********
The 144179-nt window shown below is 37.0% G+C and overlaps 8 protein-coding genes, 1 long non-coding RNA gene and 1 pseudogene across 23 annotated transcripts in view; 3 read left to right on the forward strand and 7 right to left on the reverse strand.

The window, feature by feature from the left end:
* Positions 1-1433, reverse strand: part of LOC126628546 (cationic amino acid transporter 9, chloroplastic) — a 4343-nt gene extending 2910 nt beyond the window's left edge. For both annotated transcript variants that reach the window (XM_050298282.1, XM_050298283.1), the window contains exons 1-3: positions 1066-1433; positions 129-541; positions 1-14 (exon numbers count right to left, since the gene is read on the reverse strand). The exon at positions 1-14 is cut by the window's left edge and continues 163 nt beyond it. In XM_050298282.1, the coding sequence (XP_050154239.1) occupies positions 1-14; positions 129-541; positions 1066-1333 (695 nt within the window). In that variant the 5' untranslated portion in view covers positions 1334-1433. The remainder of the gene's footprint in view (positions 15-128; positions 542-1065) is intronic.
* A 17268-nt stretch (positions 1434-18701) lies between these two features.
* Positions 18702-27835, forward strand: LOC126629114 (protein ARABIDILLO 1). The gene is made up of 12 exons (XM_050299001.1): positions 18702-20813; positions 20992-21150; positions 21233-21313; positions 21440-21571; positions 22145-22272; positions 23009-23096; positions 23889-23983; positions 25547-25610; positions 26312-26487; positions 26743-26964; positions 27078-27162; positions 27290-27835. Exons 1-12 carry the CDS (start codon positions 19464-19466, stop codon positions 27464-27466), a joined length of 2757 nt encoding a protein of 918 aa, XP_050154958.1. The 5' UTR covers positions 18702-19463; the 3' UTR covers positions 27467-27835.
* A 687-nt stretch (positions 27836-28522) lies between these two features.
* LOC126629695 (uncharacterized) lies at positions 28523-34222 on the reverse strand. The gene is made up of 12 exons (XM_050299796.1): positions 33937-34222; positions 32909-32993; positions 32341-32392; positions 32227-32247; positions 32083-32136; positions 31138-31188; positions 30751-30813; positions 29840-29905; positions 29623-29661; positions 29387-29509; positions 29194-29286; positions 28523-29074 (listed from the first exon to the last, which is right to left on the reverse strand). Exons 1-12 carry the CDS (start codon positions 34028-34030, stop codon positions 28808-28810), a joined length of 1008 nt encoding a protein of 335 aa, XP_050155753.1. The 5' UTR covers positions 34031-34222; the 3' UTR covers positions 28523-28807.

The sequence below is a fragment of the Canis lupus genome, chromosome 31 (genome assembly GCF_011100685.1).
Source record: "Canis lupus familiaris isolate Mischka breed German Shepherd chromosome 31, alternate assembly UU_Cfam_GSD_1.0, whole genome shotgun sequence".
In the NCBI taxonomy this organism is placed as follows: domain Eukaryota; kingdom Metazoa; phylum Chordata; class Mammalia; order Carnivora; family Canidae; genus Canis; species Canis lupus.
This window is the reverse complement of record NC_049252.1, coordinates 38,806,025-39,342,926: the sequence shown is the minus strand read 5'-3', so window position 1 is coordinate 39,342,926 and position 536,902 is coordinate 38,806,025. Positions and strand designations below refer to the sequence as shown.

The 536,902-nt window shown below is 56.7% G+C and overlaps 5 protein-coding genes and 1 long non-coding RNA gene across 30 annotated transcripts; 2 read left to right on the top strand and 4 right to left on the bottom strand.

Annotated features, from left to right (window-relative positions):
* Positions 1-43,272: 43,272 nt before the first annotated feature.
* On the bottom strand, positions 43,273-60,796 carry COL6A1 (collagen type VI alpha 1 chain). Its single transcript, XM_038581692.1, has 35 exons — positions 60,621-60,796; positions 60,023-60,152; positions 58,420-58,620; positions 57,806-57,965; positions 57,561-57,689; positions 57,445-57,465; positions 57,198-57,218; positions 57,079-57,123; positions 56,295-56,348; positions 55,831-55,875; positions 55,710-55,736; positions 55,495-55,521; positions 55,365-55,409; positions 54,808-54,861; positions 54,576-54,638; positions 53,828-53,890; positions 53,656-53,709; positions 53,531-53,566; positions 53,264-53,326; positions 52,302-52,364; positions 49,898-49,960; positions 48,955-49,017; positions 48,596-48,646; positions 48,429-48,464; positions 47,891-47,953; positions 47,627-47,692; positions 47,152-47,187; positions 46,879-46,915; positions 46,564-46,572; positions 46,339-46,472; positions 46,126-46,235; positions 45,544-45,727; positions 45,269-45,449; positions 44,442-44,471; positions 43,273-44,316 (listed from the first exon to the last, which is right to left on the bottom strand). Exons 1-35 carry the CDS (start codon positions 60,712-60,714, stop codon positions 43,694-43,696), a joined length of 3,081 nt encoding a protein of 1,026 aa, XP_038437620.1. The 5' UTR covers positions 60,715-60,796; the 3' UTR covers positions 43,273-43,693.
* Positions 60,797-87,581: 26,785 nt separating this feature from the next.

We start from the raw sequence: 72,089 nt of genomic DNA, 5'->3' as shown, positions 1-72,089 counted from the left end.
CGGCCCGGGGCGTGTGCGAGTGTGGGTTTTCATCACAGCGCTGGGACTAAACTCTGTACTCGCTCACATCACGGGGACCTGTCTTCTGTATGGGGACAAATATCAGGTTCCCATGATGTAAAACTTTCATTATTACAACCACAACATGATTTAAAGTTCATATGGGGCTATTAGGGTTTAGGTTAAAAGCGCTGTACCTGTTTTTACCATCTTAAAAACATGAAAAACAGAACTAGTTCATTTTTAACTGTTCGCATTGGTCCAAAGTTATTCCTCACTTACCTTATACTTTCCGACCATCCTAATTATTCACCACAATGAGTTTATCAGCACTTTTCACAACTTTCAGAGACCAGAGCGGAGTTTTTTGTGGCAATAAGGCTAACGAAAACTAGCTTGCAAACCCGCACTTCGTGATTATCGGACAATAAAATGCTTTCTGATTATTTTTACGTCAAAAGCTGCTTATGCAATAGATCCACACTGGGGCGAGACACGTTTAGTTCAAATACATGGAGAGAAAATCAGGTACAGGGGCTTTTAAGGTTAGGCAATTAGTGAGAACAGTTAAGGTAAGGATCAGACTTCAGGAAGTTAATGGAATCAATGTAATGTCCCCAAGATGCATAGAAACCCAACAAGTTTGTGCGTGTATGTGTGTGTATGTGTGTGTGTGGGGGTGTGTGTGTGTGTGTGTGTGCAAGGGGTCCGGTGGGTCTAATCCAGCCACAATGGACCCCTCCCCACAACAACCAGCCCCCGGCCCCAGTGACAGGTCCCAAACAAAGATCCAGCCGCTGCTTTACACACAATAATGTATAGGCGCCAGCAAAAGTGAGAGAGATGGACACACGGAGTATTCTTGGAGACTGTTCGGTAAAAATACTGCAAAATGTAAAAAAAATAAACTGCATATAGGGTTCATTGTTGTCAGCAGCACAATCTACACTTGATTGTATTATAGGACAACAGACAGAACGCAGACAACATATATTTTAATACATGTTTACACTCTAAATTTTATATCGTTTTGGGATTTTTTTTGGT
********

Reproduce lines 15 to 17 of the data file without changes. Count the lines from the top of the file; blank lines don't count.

* On the bottom strand, positions 43,273-60,796 carry COL6A1 (collagen type VI alpha 1 chain). Its single transcript, XM_038581692.1, has 35 exons — positions 60,621-60,796; positions 60,023-60,152; positions 58,420-58,620; positions 57,806-57,965; positions 57,561-57,689; positions 57,445-57,465; positions 57,198-57,218; positions 57,079-57,123; positions 56,295-56,348; positions 55,831-55,875; positions 55,710-55,736; positions 55,495-55,521; positions 55,365-55,409; positions 54,808-54,861; positions 54,576-54,638; positions 53,828-53,890; positions 53,656-53,709; positions 53,531-53,566; positions 53,264-53,326; positions 52,302-52,364; positions 49,898-49,960; positions 48,955-49,017; positions 48,596-48,646; positions 48,429-48,464; positions 47,891-47,953; positions 47,627-47,692; positions 47,152-47,187; positions 46,879-46,915; positions 46,564-46,572; positions 46,339-46,472; positions 46,126-46,235; positions 45,544-45,727; positions 45,269-45,449; positions 44,442-44,471; positions 43,273-44,316 (listed from the first exon to the last, which is right to left on the bottom strand). Exons 1-35 carry the CDS (start codon positions 60,712-60,714, stop codon positions 43,694-43,696), a joined length of 3,081 nt encoding a protein of 1,026 aa, XP_038437620.1. The 5' UTR covers positions 60,715-60,796; the 3' UTR covers positions 43,273-43,693.
* Positions 60,797-87,581: 26,785 nt separating this feature from the next.

We start from the raw sequence: 72,089 nt of genomic DNA, 5'->3' as shown, positions 1-72,089 counted from the left end.